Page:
Home > Latest News > Peloton Shares Slump 35% Days After Bike Deal With David Jones

Peloton Shares Slump 35% Days After Bike Deal With David Jones

Desperate to get traction in the Australian market with their overpriced interactive fitness bikes, Peloton who recently announced a store within a store deal, with David Jones is now trying to handle how to manage a 35% slump in their shares late on Saturday, Australian time, that saw over $12 billion wiped from the value of the fitness business.

The Company whose products have been described as dangerous has spent tens of thousands on spin doctors in Australia in an effort to ramp up their brand profile.

Peloton Australia country manager Karen Lawson who earlier this month was spruiking the opening of stand-alone showrooms and shop-in-shops David Jones has not commented about the sudden slump in the Companies share value.

The Company launched in Australia in July in an effort to take advantage of COVID lockdowns that saw consumers turning to fitness gear for their home gyms.

The Peloton, bikes cost $2,295 and $3,695 and if that’s not enough you have to fork out $59 a month subscription just to get a heads up on the interactive display and the Peloton software.

As one observer said, “This is a bike for wankers who like to flaunt it”.

The share slump came after Peloton reported weaker-than-expected sales as Americans headed back to their gyms and the market questioned whether the Companies brand image has been tarnished after management initially refused to go along with a recall of Peloton treadmills which have been involved in dozens of serious accidents involving children and adults.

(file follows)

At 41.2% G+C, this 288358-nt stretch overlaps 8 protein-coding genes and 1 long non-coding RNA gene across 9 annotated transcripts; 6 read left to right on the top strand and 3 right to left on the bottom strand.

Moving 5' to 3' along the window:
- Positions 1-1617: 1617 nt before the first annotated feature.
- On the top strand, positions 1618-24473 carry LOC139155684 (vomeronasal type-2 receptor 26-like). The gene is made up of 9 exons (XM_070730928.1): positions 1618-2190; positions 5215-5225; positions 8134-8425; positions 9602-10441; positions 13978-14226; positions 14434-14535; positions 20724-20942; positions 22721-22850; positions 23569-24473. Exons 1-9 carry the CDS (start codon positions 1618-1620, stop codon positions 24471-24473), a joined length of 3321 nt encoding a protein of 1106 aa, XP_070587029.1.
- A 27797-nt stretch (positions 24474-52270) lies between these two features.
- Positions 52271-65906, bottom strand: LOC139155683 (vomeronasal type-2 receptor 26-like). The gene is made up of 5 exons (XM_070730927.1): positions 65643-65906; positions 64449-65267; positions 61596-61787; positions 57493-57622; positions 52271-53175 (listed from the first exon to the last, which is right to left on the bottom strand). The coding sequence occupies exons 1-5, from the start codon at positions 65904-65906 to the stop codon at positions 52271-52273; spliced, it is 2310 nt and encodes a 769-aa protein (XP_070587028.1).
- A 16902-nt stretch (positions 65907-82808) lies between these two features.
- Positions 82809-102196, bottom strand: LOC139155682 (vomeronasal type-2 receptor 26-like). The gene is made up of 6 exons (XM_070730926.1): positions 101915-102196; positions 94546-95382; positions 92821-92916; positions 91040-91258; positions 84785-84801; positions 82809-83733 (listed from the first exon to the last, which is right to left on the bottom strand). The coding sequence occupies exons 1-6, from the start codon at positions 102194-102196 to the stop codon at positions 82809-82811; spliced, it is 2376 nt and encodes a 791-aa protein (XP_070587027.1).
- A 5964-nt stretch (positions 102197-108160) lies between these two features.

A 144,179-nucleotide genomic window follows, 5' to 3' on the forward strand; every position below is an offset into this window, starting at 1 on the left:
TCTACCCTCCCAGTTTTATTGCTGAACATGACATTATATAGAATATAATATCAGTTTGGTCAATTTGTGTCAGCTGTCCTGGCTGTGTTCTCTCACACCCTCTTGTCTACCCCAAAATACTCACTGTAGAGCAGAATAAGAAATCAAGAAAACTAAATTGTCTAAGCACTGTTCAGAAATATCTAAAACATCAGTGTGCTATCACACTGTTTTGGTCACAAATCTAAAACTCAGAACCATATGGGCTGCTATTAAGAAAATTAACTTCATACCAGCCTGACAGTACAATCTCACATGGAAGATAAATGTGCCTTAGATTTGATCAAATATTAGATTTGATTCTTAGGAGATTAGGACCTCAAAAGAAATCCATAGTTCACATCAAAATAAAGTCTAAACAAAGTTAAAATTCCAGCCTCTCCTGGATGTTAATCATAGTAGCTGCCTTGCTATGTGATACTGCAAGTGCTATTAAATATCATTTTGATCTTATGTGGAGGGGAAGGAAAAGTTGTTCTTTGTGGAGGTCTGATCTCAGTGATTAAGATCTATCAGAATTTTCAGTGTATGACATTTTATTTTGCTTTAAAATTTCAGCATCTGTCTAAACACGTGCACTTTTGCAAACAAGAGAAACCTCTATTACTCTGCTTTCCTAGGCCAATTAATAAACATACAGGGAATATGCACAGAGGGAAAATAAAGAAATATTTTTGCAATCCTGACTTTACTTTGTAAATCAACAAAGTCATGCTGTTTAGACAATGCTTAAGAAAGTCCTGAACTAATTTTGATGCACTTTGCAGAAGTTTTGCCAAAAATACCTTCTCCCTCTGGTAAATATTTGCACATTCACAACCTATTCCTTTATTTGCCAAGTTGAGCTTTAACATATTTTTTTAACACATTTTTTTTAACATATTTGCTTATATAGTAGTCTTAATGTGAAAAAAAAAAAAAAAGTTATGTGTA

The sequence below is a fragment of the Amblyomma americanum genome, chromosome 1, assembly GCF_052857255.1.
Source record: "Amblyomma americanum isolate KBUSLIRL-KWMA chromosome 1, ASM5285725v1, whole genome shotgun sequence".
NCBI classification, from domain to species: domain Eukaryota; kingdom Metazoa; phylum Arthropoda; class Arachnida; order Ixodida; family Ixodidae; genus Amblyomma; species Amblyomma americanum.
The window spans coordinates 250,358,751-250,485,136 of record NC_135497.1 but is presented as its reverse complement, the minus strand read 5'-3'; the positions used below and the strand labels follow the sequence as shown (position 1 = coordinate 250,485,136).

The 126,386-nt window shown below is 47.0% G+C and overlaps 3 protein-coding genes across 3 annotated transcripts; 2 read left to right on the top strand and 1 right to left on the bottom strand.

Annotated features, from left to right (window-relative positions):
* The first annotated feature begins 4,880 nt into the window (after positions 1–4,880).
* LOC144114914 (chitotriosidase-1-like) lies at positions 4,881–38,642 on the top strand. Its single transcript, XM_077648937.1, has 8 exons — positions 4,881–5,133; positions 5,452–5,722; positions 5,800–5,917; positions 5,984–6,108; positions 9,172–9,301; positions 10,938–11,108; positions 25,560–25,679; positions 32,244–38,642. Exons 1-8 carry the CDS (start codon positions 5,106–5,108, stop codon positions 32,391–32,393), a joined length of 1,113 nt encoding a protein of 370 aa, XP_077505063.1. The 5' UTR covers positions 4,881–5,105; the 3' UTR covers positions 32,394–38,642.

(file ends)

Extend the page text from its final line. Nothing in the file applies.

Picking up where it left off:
The Peloton Tread+ treadmills have been labelled dangerous by US Federal regulators.

One child died and other children and adults were injured after being sucked under the treadmill’s rotating surface, according to the Consumer Product Safety Commission.

Peloton at first refused to cooperate with a recall, even attacking the agency after the CPSC took the unusual step of warning the public about the dangers.

A backlash from appalled customers quickly changed managements attitude.

On Friday the company reported fiscal first-quarter earnings that showed US$805.2 million in sales, lower than expected by Wall Street, and a widening loss of $1.25 per share.

This has been described as a major slowdown from the pandemic-driven sales boom that Peloton had before the recall.

The company also slashed its sales outlook for the full year to between $1.1 billion and $1.2 billion, below Wall Street expectations of $1.5 billion.

The Company has not said what sales expectations they have for the Australian market.

CEO and founder John Foley cited both supply-chain issues and softening demand due to the reopening of the economy as reasons for the miss.

“We anticipated fiscal 2022 would be a very challenging year to forecast, given unusual year-ago comparisons, demand uncertainty amidst re-opening economies, and widely-reported supply chain constraints and commodity cost pressures,” Foley said in a statement.

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